Arizona-Sonora Desert Museum
Sixty years ago, the Arizona-Sonora Desert Museum opened its doors to visitors for the first time.
Since 1952, it has evolved into a fusion experience, part botanical garden, zoo, natural history museum, art gallery, and research institute.
Raptor Free Flight, a seasonal program, demonstrates the aerial talents and acrobatics of many species of desert-dwelling birds of prey, with its narrators focusing on the natural history and roles raptors serve in the wild. While on the grounds, guests can also experience live animal and plant interpretations presented by the museum’s knowledgeable docents. In addition to presenting regional flora and fauna, the Museum also interprets the geology of the region in its Earth Sciences Center which goes underground in a realistic desert cave environment that includes stalactites, stalagmites, rocks, minerals, crystals, and, of course, bats.
In late 2012, the Museum will open in the Warden Aquatics Gallery its newest exhibit–Rivers to the Sea–which will encompass over 1,100 square feet and include fourteen tanks displaying a variety of freshwater and saltwater sea life representative of the region’s rivers and the Sea of Cortez.
The museum’s mission is to inspire people to live in harmony with the natural world by fostering within them a love, appreciation, and understanding of the bi-national Sonoran Desert Region. Located in scenic Tucson Mountain Park, the Museum represents and interprets all of the Sonoran Desert habitats – from the creosote flats of the desert to the mountain “sky islands.” It is one of the nation’s leading living, outdoor museums, featuring more than 230 animal species and 1,200 varieties of desert plants, and encompasses twenty-one acres including two miles of walking trails. The Museum’s live animal programs, Running Wild Live and (sort of ) on the Loose, provide opportunities to get closer to many of the region’s animals while dispelling myths about many of them.
Tohono Chul Park
Embrace the authentic beauty of the Sonoran Desert year-round at Tohono Chul Park, Tucson’s charming crossroads of nature, art, and culture. Deemed One of the World’s Ten Best Botanical Gardens by Travel + Leisure Magazine, Tohono Chul, with its gardens, galleries, and bistro, has been celebrated for over a quarter of a century by Tucson as one of its “best kept secrets.”
Set on forty-nine acres of lush desert, the vibrant offerings at Tohono Chul will awaken your senses. Locals and visitors alike delight in the experience of having nature at their fingertips. Stroll along winding paths past soaring Saguaros and through flourishing gardens, and marvel at a chance encounter with a resident hummingbird. Enjoy quiet retreat in the artfully designed relaxation spots sprinkled throughout the lush grounds. Various exhibits reveal the unique qualities of the Sonoran region and renew a deep appreciation for the treasures of the desert.
Be inspired by the collection of artwork in the galleries and gift shops. From artisanal to avantgarde, the creations by local artists were influenced by the wonders of the region.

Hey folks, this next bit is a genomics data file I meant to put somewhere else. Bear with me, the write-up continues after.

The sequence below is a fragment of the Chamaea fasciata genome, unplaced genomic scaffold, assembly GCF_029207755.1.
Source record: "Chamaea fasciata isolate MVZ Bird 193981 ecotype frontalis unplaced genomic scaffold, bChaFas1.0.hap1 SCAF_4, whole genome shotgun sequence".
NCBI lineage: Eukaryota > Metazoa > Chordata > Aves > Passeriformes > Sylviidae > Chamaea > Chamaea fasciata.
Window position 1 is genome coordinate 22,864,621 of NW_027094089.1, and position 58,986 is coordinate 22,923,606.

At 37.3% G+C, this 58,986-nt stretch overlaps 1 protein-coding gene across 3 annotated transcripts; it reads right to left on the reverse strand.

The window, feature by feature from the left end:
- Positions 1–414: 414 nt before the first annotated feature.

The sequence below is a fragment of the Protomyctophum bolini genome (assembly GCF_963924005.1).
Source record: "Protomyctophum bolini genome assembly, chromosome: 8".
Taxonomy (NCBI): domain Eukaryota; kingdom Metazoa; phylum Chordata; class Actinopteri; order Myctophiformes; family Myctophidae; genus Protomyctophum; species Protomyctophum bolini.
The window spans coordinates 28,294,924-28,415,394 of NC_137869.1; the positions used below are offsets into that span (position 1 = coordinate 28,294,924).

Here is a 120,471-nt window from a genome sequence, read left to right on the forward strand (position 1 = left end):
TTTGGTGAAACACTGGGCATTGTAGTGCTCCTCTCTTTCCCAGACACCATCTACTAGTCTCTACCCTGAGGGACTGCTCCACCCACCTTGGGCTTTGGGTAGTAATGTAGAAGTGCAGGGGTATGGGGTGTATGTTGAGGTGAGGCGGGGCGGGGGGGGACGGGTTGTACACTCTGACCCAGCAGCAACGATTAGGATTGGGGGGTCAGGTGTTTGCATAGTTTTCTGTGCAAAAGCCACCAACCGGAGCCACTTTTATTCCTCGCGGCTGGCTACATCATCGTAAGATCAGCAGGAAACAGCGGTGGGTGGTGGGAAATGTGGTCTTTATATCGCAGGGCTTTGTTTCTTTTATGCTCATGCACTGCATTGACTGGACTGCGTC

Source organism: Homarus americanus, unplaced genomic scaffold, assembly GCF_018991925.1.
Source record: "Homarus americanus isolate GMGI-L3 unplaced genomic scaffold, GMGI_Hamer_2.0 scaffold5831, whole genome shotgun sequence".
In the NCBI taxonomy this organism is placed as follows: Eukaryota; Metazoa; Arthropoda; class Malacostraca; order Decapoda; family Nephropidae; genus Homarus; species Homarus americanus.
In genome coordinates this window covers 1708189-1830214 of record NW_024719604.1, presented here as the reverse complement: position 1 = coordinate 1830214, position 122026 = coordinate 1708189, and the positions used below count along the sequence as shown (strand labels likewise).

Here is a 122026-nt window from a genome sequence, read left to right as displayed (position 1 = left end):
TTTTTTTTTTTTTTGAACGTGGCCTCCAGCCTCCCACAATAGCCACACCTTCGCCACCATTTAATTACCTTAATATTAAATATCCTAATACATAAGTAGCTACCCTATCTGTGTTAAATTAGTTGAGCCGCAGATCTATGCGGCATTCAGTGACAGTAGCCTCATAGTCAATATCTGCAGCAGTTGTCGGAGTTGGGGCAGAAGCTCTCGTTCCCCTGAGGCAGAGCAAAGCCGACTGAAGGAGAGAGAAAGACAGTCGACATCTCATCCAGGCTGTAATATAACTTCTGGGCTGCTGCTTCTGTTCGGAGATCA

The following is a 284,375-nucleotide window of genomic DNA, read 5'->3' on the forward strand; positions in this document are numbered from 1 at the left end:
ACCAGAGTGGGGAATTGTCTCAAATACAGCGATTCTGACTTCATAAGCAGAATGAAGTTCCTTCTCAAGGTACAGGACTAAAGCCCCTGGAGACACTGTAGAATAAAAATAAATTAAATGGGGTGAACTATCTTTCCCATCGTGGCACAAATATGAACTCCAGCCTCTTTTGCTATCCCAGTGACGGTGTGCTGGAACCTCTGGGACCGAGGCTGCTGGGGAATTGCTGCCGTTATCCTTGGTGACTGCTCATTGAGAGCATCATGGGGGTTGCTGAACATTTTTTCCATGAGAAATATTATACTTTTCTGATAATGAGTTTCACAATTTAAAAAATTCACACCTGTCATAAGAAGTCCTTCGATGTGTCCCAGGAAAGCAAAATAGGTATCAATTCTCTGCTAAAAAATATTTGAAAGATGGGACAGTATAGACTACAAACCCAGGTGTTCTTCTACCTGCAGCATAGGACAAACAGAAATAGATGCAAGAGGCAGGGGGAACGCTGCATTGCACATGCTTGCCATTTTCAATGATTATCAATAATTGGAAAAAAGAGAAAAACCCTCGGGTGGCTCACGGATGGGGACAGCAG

Renowned for its spectacular view of the Santa Catalina Mountains and regionally inspired fare, the Garden Bistro—treasured among locals as a favorite dining spot for breakfast, lunch, and afternoon tea—will help you indulge in fresh Southwestern flavors.
The Tohono Chul experience goes beyond one of relaxation to deliver an engaging learning experience. Discover the secrets of the desert and gain knowledge of the region’s natural and cultural heritage year-round, through a variety of lectures, guided tours, workshops, concerts, and special events.
Tucson Botanical Gardens
A five-and-a-half-acre urban garden, Tucson Botanical Gardens is a lush and tranquil oasis in the heart of the city. Built from the historic nursery and home of the Porter Family, the shaded Historic Gardens and the Porter House Gallery offer visitors the opportunity to enjoy eleven rotating exhibits annually; these focus on emerging and established local and regional artists whose themes interpret the flora, fauna, and landscape of desert regions.
Paths lead through a diverse selection of residentially scaled specialty gardens, including a Zen Garden, Prehistoric Garden, Barrio Garden, Butterfly Garden, and Children’s Garden.
The Stonewall Foundation Tropical Exhibit is home to orchids, bromeliads, and jungle vegetation. During the months of October to April, the Exhibit hosts Butterfly Magic, a display of live tropical butterflies with species representation from five continents.
Low-water gardening is exemplified in the Xeriscape Garden, while nearby Aloe Alley fills the early winter months with flowers. The Cactus and Succulent Garden presents hundreds of cacti and arid plants, geographically arranged to represent desert regions. This garden is embellished with exotic stones and minerals collected by the Gardens’ founder, Harrison Yocum.
Life in the desert is explored in the Native Crops Garden, which illustrates the prehistoric agricultural practices in Central and Southern Arizona. The Tohono O’odham Path winds among edible and utilitarian plants of the Sonoran Desert.